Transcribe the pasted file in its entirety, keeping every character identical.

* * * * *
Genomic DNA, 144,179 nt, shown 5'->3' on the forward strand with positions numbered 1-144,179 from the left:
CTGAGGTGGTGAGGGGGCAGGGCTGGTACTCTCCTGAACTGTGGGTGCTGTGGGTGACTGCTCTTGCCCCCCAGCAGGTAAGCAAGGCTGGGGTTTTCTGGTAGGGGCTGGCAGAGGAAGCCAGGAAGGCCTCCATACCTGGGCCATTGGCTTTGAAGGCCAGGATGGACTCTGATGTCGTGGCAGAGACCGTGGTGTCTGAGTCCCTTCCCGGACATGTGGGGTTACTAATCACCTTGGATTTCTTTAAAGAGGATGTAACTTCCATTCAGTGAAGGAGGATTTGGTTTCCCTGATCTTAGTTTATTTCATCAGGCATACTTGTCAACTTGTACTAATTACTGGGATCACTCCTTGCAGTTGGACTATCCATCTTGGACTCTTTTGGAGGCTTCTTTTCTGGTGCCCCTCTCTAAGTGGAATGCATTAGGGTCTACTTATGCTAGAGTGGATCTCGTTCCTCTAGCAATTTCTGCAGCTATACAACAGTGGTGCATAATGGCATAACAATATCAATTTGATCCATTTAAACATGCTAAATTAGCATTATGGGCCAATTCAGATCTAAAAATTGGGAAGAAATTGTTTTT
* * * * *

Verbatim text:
Genomic DNA, 144,179 nt, shown 5'->3' on the forward strand with positions numbered 1-144,179 from the left:
CTGAGGTGGTGAGGGGGCAGGGCTGGTACTCTCCTGAACTGTGGGTGCTGTGGGTGACTGCTCTTGCCCCCCAGCAGGTAAGCAAGGCTGGGGTTTTCTGGTAGGGGCTGGCAGAGGAAGCCAGGAAGGCCTCCATACCTGGGCCATTGGCTTTGAAGGCCAGGATGGACTCTGATGTCGTGGCAGAGACCGTGGTGTCTGAGTCCCTTCCCGGACATGTGGGGTTACTAATCACCTTGGATTTCTTTAAAGAGGATGTAACTTCCATTCAGTGAAGGAGGATTTGGTTTCCCTGATCTTAGTTTATTTCATCAGGCATACTTGTCAACTTGTACTAATTACTGGGATCACTCCTTGCAGTTGGACTATCCATCTTGGACTCTTTTGGAGGCTTCTTTTCTGGTGCCCCTCTCTAAGTGGAATGCATTAGGGTCTACTTATGCTAGAGTGGATCTCGTTCCTCTAGCAATTTCTGCAGCTATACAACAGTGGTGCATAATGGCATAACAATATCAATTTGATCCATTTAAACATGCTAAATTAGCATTATGGGCCAATTCAGATCTAAAAATTGGGAAGAAATTGTTTTT